Built at the end of the twelfth century, the Château de Vincennes (Vincennes Castle) is the only Royal residence built during the Middle Ages that is still intact. It is situated in the outskirts of the city center in the forest of Vincennes.
The fortress, with an impressive turret standing 164 ft (50 m) tall, is one of the tallest in Europe. The Château de Vincennes is surrounded by a 3608 ft (1100 m)-long fortified wall with nine towers and is also protected by a moat, 88 ft (27 m) wide.
Like most fortresses, the Château de Vincennes was originally a country house located in a hunting area. It was later remodelled and various generations of the Royal Family lived in the castle.
Between the sixteenth and seventeenth century the fortified tower was converted into a royal prison, where generals, aristocrats and famous individuals like Diderot, Count of Mirabeau, Fouquet or the Marquis de Sade were locked away.
The castle’s Holy Chapel is a reproduction of the Sainte Chapelle located on the Île de la Cité. However, it is a lot more conservative and has no decoration in its interior. Nonetheless, its enormous original stained glass windows are very similar to the ones found in the Sainte Chapelle.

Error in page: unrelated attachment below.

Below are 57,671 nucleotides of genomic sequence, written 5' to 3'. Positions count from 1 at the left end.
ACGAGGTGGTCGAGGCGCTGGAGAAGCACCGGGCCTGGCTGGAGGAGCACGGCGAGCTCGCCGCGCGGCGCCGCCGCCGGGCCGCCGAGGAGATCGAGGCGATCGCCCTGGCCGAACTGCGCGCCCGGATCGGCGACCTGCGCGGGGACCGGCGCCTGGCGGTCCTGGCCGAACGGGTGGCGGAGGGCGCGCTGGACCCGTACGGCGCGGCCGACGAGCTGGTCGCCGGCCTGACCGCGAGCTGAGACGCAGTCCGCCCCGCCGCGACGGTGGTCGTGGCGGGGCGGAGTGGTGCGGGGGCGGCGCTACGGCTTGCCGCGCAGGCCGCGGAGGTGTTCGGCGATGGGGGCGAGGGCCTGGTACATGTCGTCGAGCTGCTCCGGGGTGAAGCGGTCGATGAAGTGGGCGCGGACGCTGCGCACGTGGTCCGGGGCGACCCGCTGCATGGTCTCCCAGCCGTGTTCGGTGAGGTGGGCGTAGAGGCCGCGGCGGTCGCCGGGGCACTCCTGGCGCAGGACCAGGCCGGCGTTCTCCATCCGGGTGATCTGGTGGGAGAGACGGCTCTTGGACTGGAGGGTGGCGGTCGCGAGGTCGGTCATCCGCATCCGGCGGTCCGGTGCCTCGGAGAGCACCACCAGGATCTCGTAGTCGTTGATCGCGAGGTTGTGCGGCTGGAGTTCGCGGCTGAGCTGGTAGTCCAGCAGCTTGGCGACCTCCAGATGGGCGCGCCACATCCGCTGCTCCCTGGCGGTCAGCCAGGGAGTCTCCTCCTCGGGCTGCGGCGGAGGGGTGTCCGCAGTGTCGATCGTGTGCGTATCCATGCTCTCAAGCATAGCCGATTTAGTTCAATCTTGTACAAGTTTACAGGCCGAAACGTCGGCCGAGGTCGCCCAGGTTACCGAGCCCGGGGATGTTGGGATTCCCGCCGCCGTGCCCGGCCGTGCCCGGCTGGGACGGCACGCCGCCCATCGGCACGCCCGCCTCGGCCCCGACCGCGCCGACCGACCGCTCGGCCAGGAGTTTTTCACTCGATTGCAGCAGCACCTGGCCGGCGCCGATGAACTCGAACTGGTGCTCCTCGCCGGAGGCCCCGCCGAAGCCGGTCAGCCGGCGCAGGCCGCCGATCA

Although it is possible to visit most of the fortress, climb the turrets and discover some of the castle's chambers, these are all completely bare and therefore it is hard to imagine how it would have been during the Middle Ages.
The château is a little far away from the city center, and for this reason and the starkness of the museum, we believe that there are more interesting landmarks to see before choosing to come all the way to the Bois de Vincennes to discover this fortress.
Avenue de Paris, near the park Bois de Vincennes.
22 September – 20 May: 10 am – 5 pm
21 May – 21 September: 10 am – 6 pm